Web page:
Conflicts in Teams
Working in teams is growing throughout both the professional and academic environments. The definition of a team is a group that has the same commitments and goals (What is a Team, 2001). Teams are used in the academic environment for many reasons. Teams in the academic setting helps students learn the information better. For some students, information that they have trouble grasping, may help to hear it from a peer who can put it into a different perspective. Another main reason an academic settings uses teams is to get students used to working with others to produce a product. Many organizations use teams to produce a product or wanted outcome. Starting teams during education helps students prepare for this. Teams are used in the professional setting for several reasons as well. One reason teams are used in professional atmosphere is to produce a product. Another reason teams are used in the workplace is to make the proper decisions for the company as a whole. When working in teams conflicts can arise, in fact it is inevitable. According to De Janasz, Dowd, and Schneider (2001)
Conflict is any situation in which there are incompatible goals, cognitions, or emotions
within or between individuals or groups that lead to opposition or antagonistic
interaction. It is the struggle between incompatible and opposing needs, wishes, ideas,
interests or people. (p.242) Conflict is inevitable, learning how to cope, solve, and even avoid the conflict as well as how conflict can help a team, is crucial information to know in order to continue the team. Why Conflicts Arise
Conflicts arise in almost every team situation. There can be many reasons why conflict may arise within a team. Conflict happens when two or more people from a team, has opposing ideas or feelings, which may cause them to “butt heads.” A reason conflict might arise in a team because the team members may make assumptions, these assumptions at times may be wrong and unfounded, leading to disagreements and conflict between team members (Poter, 2003). Another reason conflict may arise is because of miscommunication or a misunderstanding. Unclear or even an abrasive tone may cause conflict as well. If a team member has a harsh tone when explaining something to other team members, even if this person does not think their tone is harsh, it may cause conflict. Lastly, conflict may arise due to just a difference in opinions on how things in the team should be handled. There are many reasons why conflict may arise within a team. Miscommunications, unclear tones wrong assumptions and just difference of opinions cause conflicts that can be avoided with the right information and resources. Avoiding Conflict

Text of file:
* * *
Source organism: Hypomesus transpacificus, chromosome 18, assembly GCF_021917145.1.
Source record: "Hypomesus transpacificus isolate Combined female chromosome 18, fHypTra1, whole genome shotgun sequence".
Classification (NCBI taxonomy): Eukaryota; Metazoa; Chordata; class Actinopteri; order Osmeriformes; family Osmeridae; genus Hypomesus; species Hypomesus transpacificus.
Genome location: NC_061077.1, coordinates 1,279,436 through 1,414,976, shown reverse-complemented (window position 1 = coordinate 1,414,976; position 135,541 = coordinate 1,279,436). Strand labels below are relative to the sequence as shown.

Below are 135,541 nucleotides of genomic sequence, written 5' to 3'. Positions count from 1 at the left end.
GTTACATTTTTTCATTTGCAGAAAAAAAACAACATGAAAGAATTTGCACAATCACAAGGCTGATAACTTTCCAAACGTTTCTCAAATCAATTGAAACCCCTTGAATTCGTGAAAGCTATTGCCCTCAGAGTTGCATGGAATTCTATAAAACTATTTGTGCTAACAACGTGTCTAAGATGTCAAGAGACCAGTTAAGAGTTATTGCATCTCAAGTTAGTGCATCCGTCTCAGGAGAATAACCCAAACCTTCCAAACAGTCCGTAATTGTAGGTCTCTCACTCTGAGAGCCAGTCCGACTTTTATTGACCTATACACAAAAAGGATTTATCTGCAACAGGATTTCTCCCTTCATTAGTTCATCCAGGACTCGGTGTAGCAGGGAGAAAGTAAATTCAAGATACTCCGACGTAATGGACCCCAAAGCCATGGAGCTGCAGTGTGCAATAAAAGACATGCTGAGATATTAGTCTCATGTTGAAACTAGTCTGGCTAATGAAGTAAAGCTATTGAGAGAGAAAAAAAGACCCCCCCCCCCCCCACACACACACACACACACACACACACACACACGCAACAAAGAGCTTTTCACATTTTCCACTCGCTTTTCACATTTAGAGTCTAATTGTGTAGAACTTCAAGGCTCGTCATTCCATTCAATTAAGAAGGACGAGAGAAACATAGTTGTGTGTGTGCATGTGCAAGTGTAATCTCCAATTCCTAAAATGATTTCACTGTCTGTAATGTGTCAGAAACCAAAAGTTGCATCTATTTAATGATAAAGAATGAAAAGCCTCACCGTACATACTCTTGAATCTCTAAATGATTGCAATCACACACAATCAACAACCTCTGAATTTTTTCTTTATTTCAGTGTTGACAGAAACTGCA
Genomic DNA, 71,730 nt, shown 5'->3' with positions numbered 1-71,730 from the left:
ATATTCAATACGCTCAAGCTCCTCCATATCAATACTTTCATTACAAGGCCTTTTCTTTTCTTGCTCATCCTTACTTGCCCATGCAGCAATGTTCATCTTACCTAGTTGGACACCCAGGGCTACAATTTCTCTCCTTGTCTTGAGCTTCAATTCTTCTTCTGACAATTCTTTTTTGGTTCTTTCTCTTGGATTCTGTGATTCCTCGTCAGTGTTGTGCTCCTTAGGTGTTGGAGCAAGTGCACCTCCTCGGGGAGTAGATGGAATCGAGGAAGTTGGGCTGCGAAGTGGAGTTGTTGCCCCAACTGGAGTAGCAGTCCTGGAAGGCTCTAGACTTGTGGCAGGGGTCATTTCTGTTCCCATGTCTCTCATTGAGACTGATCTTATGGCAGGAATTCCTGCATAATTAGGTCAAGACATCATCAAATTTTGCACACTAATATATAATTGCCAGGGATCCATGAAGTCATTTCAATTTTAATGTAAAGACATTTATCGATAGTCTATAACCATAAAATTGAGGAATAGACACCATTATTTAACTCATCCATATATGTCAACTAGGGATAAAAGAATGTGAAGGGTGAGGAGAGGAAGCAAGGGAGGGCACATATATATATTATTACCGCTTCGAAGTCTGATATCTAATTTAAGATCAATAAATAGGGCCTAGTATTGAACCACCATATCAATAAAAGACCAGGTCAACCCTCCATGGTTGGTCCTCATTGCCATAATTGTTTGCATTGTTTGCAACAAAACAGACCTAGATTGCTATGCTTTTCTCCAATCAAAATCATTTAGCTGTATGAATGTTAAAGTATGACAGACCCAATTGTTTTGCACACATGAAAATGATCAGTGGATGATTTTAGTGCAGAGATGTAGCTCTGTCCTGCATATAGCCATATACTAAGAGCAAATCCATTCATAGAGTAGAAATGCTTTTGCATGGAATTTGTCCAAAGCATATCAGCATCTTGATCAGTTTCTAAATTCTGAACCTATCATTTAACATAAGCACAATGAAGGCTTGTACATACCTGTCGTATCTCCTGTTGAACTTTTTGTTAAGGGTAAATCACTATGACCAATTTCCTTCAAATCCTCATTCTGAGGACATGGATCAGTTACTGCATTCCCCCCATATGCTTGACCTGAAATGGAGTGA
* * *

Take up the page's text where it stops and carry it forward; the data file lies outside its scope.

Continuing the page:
If the right steps are taken, some conflicts can be avoided. People working in teams need to take several steps and techniques to ensure there are as few conflicts as possible. A main way to avoid conflict is with communication. Communication can make or break a team. Team members have to be aware of both verbal and non-verbal communication. When communicating it may be best to use “I” language (De Janasz, Dowd, & Schneider, 2001). This is taking responsibility when communicating. Using this language will help other team members avoid getting upset. When people use language using the words “you”, it tends to make the other teammates feel that all the responsibility and even blame is on them. Another technique to use to avoid conflict is to remember that not everyone will agree, when this arises take the others ideas into consideration, and then with good tone explain other ideas and how they will help the team (De Janasz, Dowd, & Schneider, 2001). Lastly, the technique of agreeing to disagree can be helpful. Conflicts can never always be avoided. When a conflict does arise, you must first analyze and understand the conflict. Understanding Conflict
When a conflict arises before it can be resolved or even managed, we first have to understand it...
References: De Janasz, Dowd, & Schneider. (2001). Conflict: Sources & Solutions. Interpersonal Skills in Organizations. McGraw-Hill Companies.
Esquivel, M. A., & Kleiner, B. H. (1997). The importance of conflict in work team effectiveness. Team Performance Management. 3(2), pg. 89. Retrieved January 30, 2009, from ProQuest database.
Intro to Teams: What is a Team. (2001). Unit 1 Introduction Retrieved January 30, 2009 from http://www.apollolibrary.com/ltt/download/introdutiontoTeams.pdf
Merriam-Webster’s Online Dictionary. (2009). Retrieved February 12, 2009, from http://www.merriam-webster.com/dictionary/arbitration
National & Community Service. (2000). Resolving team conflict. Retrieved February 12, 2009, from http://www.nationalserviceresources.org/practices/17109
Poter, S. (2003). Managing Conflict in Learning Teams. Retrieved January 30, 2009 from http://www.apollolibrary.com/LTT/download/ManagingConflict.pdf
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